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Arteriosclerosis. 1985 Sep-Oct;5(5):459-65.

Triglyceride-lowering effect of marine polyunsaturates in patients with hypertriglyceridemia.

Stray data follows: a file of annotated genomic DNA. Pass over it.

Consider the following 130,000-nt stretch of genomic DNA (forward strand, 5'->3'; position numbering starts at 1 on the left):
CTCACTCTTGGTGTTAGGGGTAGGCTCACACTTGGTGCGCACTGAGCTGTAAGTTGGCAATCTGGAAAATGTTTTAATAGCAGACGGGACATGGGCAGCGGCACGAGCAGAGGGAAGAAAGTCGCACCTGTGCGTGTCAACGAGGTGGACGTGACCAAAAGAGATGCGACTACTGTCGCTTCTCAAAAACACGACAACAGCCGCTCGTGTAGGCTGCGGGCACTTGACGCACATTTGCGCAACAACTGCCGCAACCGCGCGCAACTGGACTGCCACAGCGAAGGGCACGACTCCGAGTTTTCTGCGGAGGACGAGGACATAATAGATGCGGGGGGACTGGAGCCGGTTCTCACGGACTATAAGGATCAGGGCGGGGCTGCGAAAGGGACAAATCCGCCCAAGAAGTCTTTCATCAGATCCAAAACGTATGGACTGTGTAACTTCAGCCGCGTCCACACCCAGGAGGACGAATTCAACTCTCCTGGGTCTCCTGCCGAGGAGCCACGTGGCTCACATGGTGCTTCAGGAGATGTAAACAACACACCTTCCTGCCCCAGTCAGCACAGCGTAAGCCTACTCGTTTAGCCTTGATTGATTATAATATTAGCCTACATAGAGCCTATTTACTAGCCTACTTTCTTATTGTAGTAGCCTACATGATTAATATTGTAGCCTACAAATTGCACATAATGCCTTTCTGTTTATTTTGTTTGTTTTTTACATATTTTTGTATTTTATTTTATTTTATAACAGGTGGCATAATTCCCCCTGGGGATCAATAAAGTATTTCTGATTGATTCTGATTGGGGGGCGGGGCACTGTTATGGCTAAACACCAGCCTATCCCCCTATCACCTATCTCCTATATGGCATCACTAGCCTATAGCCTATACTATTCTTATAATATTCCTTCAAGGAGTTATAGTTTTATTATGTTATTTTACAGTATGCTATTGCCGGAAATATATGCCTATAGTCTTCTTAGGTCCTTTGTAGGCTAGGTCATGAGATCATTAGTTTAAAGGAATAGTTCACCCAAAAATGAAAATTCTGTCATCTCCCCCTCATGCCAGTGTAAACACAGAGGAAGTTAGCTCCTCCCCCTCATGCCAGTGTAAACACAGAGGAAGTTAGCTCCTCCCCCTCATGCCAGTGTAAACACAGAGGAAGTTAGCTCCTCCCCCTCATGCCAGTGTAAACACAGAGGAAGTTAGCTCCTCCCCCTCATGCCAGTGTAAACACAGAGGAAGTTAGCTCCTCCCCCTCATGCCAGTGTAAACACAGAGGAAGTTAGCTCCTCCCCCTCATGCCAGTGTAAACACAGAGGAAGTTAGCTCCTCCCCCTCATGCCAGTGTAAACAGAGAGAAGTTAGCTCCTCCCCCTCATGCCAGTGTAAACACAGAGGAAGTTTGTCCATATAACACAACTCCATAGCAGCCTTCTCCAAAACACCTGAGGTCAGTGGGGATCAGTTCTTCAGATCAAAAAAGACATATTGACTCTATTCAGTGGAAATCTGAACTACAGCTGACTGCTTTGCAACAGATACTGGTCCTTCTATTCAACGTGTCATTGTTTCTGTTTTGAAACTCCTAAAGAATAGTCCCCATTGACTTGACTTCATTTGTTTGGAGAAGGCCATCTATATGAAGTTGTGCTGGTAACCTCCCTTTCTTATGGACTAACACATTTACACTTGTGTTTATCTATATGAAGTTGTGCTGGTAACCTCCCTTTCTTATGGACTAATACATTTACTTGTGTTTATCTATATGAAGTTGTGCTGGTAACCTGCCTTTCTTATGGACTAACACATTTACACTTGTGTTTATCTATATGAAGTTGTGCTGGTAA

Twenty male patients with primary hypertriglyceridemia were treated for 4 weeks with daily supplements (15 g) of oil, which provided approximately 6 g of polyunsaturated fatty acid (PUFA) either of fish or of vegetable origin. Total plasma cholesterol concentrations were unaffected, but both types of supplement increased high density lipoprotein-3 (HDL3) cholesterol concentrations. The fish, but not the vegetable, oil supplement led to a decrease in plasma triglyceride concentrations. Very low density lipoprotein (VLDL), fatty acid composition, and VLDL triglyceride kinetics were subsequently studied in five patients (four male, one female) before and after 4 weeks of therapy with 15 g of the same fish oil. The fish oil led to increases in the proportion of eicosapentaenoic acid in both the VLDL triglyceride and phospholipid fractions, but the increase was greater in the latter. In contrast, the proportion of docosahexanoic acid was increased only in the VLDL triglycerides. The decrease in plasma triglyceride concentrations that occurred with fish-oil therapy was accompanied by a reduction in the absolute catabolic rate of VLDL triglyceride, implying a concomitant change in synthetic rate; the fractional catabolic rate of VLDL triglyceride was unaltered. It is suggested that polyunsaturated fatty acids of marine origin may be therapeutically useful for hypertriglyceridemia.

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